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The entrepreneurial characteristics that were displayed by Nahla is that

she is a very passionate woman. Nahla was also a very strong-minded,


creative and energetic to spend the rest of her life bound by a
conservative hierarchy and rigid management style typical of Jordanian
enterprises. She was convinced that an advertising business would be a
good outlet for her skills and creativity in design and innovation.
Advertising was a growing field in the country and she wanted to establish
her own shop. Before approaching her father with the idea, she tested it
with some friends and family. She found immediate support for the idea
and clear confidence in her abilities.

In fact, some friends were so

enthusiastic about this possibility that they asked to become her business
partners. The positive feedback encouraged her to proceed with the idea
in more concrete terms. Though she did not write a formal business plan,
she and her friends had many brainstorming sessions on the viability of
the venture.

The positive outlook reached in these discussions was

further supported by an informal feasibility study she also undertook.


Advertising was an emerging business idea in Jordan and she believed it
offered many opportunities for new entrants. Her sales grew from about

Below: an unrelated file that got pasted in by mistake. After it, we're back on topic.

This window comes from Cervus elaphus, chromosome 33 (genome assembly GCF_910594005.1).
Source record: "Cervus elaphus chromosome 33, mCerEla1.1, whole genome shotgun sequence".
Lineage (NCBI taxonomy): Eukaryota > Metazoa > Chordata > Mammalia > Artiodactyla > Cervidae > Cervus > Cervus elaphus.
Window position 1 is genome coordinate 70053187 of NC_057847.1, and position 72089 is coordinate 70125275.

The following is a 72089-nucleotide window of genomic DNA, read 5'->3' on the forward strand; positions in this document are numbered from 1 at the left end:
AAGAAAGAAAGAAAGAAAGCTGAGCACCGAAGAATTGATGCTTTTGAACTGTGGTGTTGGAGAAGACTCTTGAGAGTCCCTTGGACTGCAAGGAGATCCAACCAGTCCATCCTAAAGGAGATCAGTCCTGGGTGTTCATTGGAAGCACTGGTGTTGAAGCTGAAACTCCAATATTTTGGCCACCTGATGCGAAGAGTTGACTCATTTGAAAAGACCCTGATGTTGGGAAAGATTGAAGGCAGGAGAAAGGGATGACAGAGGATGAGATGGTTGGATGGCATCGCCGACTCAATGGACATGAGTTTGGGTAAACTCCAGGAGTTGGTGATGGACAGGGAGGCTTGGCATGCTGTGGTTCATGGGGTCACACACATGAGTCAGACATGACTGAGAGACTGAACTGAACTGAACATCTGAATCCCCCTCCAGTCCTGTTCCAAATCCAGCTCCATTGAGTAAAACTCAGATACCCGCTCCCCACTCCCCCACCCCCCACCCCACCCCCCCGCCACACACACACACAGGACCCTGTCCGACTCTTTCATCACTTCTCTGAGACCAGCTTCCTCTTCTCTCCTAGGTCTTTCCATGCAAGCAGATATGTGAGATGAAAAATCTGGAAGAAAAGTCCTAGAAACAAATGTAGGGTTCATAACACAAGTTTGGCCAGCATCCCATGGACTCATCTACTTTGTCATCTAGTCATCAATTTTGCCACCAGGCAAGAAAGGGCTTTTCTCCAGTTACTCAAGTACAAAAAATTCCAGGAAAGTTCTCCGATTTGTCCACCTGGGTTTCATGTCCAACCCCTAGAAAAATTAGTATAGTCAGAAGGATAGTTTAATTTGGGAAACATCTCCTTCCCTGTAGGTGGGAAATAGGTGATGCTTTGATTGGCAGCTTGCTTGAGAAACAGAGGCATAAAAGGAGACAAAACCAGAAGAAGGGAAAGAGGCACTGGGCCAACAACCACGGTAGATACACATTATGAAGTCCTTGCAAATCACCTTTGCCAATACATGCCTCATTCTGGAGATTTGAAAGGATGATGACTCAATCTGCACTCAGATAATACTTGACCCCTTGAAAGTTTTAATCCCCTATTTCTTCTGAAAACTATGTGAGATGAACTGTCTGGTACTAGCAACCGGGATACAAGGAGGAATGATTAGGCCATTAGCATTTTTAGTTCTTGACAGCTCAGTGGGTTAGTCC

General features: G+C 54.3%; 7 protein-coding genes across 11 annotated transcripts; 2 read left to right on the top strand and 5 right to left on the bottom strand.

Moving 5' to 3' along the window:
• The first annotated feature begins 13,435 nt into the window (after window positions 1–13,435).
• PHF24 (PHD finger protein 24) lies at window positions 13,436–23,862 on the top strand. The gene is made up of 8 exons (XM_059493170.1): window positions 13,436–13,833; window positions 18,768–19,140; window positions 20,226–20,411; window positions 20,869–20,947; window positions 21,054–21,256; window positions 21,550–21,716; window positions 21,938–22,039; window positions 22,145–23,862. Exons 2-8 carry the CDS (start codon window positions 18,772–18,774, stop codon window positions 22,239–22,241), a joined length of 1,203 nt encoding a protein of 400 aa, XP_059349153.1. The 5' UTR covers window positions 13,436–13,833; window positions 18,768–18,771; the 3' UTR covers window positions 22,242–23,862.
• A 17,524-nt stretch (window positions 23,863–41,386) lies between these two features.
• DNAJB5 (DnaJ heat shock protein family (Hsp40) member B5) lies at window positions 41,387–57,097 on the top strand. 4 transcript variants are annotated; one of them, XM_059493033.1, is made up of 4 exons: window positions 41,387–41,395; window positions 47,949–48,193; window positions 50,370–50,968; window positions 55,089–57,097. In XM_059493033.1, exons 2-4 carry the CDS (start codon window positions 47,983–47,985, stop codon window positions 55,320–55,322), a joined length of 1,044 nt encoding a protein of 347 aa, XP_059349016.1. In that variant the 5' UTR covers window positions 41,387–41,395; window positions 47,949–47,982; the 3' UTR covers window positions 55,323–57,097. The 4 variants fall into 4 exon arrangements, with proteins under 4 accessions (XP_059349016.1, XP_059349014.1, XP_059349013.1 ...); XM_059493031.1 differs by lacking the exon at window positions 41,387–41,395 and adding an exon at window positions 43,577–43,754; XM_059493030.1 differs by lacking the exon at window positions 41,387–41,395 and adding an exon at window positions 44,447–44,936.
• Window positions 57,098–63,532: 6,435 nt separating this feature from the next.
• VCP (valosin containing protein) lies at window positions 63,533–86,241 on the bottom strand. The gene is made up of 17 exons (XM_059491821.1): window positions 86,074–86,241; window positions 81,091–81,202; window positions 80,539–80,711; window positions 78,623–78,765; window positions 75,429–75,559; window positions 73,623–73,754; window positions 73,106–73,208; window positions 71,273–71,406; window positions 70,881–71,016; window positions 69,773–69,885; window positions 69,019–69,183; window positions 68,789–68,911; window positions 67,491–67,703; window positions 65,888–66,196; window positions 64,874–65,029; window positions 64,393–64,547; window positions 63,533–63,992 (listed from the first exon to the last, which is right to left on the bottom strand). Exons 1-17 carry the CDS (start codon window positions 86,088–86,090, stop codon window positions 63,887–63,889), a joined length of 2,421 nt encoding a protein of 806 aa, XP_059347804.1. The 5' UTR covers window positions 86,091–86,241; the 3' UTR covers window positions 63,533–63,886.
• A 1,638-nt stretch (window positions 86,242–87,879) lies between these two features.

JD200,000 per year a few years back to about JD500,000 currently.
Profits, on the other hand, decreased from 50 to 60 % in the early days to
currently 15 to 30 %.

Nahla sees her business' strengths in the experience and reputation it has
gained over the years in the novel marketing concepts and creativity. The
weaknesses are related to finance and cash flow. she does not have the
necessary cash to easily finance new projects, like the sign/billboard
business. She sees opportunities in new areas, based on her reputation,
quality and professionalism.

Such a new area she recently entered as

team leader of a consulting team of the largest Japanese marketing and


infrastructure company which is involved in an education reform project of
$384 m for the Ministry of Education.

The biggest threats are

competition, low prices and lack of "advertising syndicate" or other body

enforcing ethical and legal standards of the industry. Her competition is


not only advertising companies, like her own, but also printing shops
which offer design services, and international advertising agencies that
open branches in Amman and have exclusive advertising rights for
specific companies.

Jordan did not have a government agency like the Small Business
Administration in the U.S.

However, there was a proposal under

consideration for establishing such an agency to provide loan guarantees


for small and medium-sized enterprises.

In the meantime, the idea of

loan guarantees was realized recently via funding provided by the


European Union. The agreement made with the Jordan Loan Guarantee
Corporation (JLGC) provided loan guarantees to small and medium-sized
businesses with fewer than 50 employees.